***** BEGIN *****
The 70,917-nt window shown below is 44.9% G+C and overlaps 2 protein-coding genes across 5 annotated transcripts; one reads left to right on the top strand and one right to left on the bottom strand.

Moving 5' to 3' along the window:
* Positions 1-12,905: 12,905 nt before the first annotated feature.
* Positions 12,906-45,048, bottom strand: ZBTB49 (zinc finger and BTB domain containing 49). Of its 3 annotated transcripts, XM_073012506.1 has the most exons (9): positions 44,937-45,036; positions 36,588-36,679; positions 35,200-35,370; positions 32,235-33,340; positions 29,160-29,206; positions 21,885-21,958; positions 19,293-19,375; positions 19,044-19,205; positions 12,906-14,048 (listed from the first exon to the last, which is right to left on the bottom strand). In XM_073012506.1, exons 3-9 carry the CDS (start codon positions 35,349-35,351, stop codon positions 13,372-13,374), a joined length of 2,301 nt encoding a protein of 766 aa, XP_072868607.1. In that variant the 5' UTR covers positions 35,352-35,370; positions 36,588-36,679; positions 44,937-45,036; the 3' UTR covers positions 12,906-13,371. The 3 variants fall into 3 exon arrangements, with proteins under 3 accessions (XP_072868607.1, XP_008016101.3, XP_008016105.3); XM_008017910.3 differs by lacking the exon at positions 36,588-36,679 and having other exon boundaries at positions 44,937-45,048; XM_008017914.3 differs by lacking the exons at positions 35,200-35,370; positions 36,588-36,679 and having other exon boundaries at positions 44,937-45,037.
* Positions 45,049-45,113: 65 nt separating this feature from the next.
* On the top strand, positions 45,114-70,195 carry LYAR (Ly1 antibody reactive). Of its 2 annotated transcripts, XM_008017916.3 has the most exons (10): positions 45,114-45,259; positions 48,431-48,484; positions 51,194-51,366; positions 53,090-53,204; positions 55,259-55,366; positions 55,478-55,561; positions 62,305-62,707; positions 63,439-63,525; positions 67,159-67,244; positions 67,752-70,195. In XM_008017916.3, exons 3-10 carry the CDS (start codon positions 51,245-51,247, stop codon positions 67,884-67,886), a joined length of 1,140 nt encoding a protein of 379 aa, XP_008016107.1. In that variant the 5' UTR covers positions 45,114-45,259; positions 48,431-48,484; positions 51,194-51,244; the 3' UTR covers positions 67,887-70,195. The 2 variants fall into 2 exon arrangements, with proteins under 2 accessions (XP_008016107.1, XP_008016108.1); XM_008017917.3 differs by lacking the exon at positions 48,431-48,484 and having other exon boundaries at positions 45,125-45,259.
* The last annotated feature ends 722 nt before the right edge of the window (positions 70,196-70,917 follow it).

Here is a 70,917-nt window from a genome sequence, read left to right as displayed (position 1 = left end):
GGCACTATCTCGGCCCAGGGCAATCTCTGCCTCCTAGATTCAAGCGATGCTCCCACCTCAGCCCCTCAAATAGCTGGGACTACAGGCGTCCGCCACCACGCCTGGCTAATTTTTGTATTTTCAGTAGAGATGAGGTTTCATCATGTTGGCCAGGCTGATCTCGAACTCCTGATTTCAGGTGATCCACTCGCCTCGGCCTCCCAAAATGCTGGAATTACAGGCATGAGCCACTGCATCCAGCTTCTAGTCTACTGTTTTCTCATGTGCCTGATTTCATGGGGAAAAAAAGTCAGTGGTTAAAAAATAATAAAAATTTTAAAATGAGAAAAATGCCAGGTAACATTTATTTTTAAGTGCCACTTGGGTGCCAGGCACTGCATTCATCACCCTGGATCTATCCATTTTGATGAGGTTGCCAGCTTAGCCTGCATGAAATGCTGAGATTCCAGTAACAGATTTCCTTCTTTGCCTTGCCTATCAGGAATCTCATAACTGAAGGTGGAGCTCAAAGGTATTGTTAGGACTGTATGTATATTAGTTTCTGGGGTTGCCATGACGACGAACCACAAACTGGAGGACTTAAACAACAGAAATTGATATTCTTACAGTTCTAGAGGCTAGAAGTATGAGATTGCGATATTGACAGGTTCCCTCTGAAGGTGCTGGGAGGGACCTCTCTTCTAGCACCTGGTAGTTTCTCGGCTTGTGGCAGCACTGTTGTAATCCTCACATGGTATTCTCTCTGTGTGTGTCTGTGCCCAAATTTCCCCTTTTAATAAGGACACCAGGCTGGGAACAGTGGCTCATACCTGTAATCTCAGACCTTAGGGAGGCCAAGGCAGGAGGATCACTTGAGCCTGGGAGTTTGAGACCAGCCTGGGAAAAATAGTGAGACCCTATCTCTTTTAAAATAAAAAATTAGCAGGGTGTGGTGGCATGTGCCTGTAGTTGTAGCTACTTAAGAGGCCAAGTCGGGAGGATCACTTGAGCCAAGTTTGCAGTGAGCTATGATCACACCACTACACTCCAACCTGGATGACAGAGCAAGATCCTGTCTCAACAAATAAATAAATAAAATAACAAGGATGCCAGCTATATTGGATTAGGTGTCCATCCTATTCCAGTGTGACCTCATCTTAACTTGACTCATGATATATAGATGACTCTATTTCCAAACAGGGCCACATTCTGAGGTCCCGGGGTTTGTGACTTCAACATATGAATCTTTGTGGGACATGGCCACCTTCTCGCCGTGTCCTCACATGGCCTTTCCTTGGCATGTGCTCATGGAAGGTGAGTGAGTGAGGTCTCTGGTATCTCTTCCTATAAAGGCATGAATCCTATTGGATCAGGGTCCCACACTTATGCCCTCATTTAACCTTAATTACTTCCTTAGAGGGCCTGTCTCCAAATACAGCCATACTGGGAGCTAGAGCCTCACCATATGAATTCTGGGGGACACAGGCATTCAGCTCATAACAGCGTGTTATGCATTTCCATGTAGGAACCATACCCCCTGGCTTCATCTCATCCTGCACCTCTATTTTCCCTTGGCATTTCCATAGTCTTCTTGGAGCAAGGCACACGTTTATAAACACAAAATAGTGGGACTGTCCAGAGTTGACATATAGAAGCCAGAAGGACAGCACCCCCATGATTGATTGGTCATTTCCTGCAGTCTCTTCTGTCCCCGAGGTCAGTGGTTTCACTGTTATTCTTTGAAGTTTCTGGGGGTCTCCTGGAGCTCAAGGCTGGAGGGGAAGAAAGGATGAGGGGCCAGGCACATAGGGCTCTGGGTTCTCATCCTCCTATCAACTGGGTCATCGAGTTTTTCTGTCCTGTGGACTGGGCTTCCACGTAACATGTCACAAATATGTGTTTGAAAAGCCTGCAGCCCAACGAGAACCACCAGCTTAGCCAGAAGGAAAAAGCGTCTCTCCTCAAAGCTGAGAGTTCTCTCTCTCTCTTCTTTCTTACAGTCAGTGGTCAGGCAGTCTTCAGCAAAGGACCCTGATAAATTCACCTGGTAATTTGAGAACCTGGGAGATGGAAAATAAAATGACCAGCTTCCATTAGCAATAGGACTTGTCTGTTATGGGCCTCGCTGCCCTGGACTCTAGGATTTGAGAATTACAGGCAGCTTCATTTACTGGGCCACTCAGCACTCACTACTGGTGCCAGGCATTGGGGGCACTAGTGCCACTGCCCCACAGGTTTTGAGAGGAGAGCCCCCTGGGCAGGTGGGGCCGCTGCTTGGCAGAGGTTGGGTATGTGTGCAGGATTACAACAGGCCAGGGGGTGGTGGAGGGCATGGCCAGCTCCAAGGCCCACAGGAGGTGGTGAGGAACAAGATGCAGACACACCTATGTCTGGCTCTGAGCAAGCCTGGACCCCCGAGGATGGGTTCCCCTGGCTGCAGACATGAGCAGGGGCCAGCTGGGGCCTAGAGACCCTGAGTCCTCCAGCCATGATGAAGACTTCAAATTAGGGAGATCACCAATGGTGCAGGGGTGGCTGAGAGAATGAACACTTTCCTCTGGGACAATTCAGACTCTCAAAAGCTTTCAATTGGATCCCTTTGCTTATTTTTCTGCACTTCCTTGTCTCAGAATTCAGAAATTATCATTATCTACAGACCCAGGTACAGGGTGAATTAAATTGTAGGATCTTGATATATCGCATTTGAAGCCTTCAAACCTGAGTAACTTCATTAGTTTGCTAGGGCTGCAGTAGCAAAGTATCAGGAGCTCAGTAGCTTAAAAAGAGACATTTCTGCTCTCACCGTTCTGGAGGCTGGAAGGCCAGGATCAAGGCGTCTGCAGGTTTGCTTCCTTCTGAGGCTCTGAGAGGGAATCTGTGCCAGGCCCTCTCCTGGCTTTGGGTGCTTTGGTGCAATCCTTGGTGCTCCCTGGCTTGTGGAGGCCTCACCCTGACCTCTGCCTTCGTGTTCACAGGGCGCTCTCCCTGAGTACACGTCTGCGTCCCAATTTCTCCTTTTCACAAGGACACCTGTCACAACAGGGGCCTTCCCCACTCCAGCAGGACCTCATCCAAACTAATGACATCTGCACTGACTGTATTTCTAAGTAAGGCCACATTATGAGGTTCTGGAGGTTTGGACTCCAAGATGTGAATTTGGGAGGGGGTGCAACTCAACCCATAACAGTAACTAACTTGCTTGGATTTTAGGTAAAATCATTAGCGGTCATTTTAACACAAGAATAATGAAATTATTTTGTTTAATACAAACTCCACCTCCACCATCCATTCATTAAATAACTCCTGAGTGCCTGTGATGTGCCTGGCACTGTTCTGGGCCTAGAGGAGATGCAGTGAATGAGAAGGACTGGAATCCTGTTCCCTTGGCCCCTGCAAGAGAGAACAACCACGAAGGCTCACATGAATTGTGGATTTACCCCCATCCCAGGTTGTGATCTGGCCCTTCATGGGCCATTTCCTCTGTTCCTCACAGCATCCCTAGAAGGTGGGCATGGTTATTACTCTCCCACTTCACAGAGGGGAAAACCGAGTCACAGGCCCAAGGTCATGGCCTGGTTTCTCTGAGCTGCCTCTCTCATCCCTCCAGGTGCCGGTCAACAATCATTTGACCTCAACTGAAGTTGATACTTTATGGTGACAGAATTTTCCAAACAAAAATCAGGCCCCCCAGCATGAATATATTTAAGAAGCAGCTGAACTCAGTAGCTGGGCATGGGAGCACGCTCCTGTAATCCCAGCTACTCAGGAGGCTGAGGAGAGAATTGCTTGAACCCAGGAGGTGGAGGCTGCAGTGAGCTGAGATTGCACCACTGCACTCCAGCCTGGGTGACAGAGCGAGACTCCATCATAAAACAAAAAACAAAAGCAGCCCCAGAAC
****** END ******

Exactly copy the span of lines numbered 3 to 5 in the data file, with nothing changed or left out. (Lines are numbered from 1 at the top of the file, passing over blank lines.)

* Positions 1-12,905: 12,905 nt before the first annotated feature.
* Positions 12,906-45,048, bottom strand: ZBTB49 (zinc finger and BTB domain containing 49). Of its 3 annotated transcripts, XM_073012506.1 has the most exons (9): positions 44,937-45,036; positions 36,588-36,679; positions 35,200-35,370; positions 32,235-33,340; positions 29,160-29,206; positions 21,885-21,958; positions 19,293-19,375; positions 19,044-19,205; positions 12,906-14,048 (listed from the first exon to the last, which is right to left on the bottom strand). In XM_073012506.1, exons 3-9 carry the CDS (start codon positions 35,349-35,351, stop codon positions 13,372-13,374), a joined length of 2,301 nt encoding a protein of 766 aa, XP_072868607.1. In that variant the 5' UTR covers positions 35,352-35,370; positions 36,588-36,679; positions 44,937-45,036; the 3' UTR covers positions 12,906-13,371. The 3 variants fall into 3 exon arrangements, with proteins under 3 accessions (XP_072868607.1, XP_008016101.3, XP_008016105.3); XM_008017910.3 differs by lacking the exon at positions 36,588-36,679 and having other exon boundaries at positions 44,937-45,048; XM_008017914.3 differs by lacking the exons at positions 35,200-35,370; positions 36,588-36,679 and having other exon boundaries at positions 44,937-45,037.
* Positions 45,049-45,113: 65 nt separating this feature from the next.